The Pentagon is already scheduled to take a big hit in the money department. In addition, the landmine laden wording of the debt ceiling increase bill assures that should the "super committee" not come up with the requisite 1.2 trillion bucks in additional cuts over the next decade, the "national security" portion of federal expenditures will take another, larger whack. Potentially, the "national security" community could lose over a trillion bucks during the next ten years.
The term "national security" is not defined in the recent legislation, but it is not unfair to posit that most of the money will be extracted from the pockets of the uniformed services simply because they consume the largest share by far of all dollars spent under the rubric national security. There is little doubt but those on the political left are gratified by the prospect of the Pentagon hemorrhaging dead presidents by the tanker load as, they assume, the result will be a military incapable of doing its (repugnant) thing. On the Right there is an equal but opposite emotion--fear. Those on the right fear that the US will lose its capacity not only to advance and defend its national interests but to protect the physical security of the country itself.
As recent experience has shown in the UK, there is real, clear, and present danger in basing national security planning on the need to reduce expenditures to the practical exclusion of all other considerations. As you no doubt recall, the Conservative/Liberal Democratic Coalition released its Strategic Defense and Security Review (SDSR) late last year. The SDSR was predicated upon the imperative of reducing the budgetary "black hole" created by the previous Labor government.
As a result of this overarching consideration, the budget of the Services was slashed with a vigor not seen since the opening days of the Great Depression some eighty years earlier. The Royal Navy lost its only aircraft carrier along with the recently upgraded Harrier jump jets on board. (There will be a new carrier coming in the rather distant future but without any aircraft allotted--unless the French embark their planes or the US loans the Brits a few of its redundant F/A-18s.) The air force was cut to the lowest number of aircraft on inventory since just before the Great War. And, the ground forces were chopped by some thirty thousand slots.
By the time all the slicing and dicing was complete, it became clear that the UK did not have a military capable of "broad spectrum" operations regardless of assurances to the contrary by Prime Minister Cameron. Indeed, it appeared that when the SDSR was fully implemented, the British would not be capable of replicating their success in the Falklands War of thirty years ago. It was debatable whether or not the UK would be able to do a replay of its intervention in Sierra Leone a few years back or be a competent partner in interventionary operations such as those in Afghanistan, Iraq, or the Gulf War.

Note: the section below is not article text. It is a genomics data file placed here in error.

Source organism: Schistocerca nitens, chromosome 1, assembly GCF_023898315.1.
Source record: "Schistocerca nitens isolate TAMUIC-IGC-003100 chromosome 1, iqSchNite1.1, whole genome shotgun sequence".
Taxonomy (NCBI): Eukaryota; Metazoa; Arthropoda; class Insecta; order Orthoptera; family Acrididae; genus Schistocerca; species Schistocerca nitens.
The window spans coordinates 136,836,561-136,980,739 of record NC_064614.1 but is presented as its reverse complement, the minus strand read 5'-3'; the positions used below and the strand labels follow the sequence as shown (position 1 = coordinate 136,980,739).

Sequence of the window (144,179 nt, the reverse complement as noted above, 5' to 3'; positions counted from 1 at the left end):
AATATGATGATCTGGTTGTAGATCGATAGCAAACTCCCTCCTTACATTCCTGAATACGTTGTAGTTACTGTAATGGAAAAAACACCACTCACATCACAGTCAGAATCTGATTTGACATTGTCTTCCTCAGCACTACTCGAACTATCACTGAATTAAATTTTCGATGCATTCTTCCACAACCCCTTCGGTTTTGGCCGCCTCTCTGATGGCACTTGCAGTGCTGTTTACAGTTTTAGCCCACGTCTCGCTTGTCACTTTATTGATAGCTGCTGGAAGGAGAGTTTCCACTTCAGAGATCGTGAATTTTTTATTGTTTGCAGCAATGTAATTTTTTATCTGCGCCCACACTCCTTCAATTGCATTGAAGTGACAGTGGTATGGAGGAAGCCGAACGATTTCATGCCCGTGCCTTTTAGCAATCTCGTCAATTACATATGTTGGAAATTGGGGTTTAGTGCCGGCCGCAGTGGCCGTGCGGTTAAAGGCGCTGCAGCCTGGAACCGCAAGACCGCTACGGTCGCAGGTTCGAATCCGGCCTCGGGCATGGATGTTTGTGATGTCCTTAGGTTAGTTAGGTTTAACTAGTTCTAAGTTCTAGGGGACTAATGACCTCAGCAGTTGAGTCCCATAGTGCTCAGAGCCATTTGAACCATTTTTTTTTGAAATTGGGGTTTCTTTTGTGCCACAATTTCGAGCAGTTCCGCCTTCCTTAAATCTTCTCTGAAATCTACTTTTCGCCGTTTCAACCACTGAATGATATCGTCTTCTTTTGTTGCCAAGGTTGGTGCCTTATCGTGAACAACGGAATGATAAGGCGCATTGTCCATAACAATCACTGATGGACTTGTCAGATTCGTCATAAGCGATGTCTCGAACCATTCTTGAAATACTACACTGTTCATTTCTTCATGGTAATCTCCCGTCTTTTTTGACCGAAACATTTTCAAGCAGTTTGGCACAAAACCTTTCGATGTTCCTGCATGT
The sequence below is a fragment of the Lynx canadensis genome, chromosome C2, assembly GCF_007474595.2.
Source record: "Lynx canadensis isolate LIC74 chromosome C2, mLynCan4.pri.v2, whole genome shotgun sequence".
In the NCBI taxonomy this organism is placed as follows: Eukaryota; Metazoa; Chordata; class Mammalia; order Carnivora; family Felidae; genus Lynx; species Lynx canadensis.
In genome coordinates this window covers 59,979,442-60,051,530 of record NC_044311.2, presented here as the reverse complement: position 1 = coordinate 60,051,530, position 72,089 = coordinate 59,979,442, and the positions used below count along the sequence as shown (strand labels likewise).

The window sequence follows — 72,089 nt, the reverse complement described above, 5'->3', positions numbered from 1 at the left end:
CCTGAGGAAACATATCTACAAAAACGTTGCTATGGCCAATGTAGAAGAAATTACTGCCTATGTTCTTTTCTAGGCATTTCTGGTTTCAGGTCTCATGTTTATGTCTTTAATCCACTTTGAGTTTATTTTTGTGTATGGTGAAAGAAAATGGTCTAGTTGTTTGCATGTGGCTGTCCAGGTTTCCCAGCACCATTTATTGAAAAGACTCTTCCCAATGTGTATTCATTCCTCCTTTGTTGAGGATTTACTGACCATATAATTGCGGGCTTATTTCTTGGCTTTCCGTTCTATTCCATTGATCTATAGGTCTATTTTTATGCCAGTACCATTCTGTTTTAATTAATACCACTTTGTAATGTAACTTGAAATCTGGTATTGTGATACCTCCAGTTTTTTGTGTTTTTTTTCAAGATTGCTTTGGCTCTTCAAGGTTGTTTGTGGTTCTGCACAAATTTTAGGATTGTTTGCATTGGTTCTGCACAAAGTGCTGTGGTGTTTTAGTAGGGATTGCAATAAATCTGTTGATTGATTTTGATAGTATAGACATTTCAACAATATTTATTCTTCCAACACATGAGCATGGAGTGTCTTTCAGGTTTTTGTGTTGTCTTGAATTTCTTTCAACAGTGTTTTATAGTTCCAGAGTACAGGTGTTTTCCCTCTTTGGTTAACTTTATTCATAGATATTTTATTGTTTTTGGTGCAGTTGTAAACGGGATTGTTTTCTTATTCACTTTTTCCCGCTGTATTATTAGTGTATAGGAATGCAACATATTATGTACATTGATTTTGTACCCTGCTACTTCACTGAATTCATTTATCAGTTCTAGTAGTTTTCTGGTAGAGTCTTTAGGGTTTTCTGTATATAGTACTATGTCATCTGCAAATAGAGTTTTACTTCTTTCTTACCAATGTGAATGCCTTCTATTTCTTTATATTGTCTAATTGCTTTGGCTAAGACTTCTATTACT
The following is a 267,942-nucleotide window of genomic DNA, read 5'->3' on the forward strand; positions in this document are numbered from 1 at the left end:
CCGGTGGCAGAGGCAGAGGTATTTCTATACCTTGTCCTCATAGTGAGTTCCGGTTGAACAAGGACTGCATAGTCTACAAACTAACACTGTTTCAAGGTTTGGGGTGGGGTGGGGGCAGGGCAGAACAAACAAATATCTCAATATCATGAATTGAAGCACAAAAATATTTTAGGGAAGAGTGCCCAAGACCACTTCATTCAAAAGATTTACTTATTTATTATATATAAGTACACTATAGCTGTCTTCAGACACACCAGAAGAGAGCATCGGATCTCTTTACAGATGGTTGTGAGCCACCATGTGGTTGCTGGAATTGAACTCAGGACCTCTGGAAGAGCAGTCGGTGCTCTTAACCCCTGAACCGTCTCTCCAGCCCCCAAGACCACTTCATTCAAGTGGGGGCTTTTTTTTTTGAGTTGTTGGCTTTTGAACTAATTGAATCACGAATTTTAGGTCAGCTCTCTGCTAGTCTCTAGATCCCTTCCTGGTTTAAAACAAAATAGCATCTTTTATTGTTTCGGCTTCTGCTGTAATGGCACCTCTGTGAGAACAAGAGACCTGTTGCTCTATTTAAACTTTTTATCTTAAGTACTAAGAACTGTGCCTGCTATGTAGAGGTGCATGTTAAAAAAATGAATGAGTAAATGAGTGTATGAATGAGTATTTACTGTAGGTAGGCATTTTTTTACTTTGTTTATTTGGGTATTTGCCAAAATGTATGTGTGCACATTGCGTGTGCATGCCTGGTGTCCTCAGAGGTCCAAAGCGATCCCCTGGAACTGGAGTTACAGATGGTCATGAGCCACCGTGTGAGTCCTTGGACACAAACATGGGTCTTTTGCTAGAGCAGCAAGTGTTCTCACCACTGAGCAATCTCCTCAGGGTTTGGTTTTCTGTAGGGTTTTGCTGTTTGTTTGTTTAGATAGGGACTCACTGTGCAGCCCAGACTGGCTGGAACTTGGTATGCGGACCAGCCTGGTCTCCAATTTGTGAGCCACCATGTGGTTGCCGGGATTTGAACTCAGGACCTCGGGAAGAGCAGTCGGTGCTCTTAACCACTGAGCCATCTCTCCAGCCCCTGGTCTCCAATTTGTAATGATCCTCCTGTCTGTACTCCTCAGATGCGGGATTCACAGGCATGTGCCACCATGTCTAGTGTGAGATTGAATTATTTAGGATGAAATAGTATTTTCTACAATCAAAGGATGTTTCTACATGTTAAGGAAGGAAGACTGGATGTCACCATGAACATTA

As if to underscore the idiocy of the SDSR, the Cameron/Clegg ministry undertook the Libyan adventure in conjunction with France only weeks after the Review had been released. Considering the ongoing mission in Afghanistan, the decommissioning of the aircraft carrier, the retirement of the Harriers, the destruction of the new Nimrod reconnaissance aircraft, the addition of the Libyan campaign to the British plate was a perfect example of ignoring self-inflicted constraints in pursuit of political opportunities. The British reach far exceeded its military grasp.
A parliamentary select committee dominated by Tories issued a scathing report a couple of days back in which the prime minister was roasted. The select committee in effect denounced the SDSR as having been short-sighted, counterproductive, and as sacrificing the long term interests and influence of the UK on the alter of short-term budgetary exigencies.
The select committee was bang on in its arguments and conclusions. The only component of the very bad policy contained in both the SDSR and the Libyan adventure was the tacit assurance predicated on decades of experience that the US would be there to pick up any and all military slack. The British (in common with NATO members generally) was guided by the sincere belief that the US would always be both able and willing to do all the really heavy lifting.
The reality was far different. As the Libyan campaign has shown, the US was unwilling to do much after the first few days beyond offer verbal support. The Obama Doctrine of "leading from behind" was invoked so the US could walk away from the Europeans First effort in the benighted but oil filled desert of Libya.
Now that the Americans have openly admitted that the flush days are far in the past, the belief that the US will always be both willing and able to pick up the military burdens of the civilized states generally demands reexamination both abroad and here at home. In the future the US may be willing but quite unable to employ military force in support of either its diplomacy or its physical security.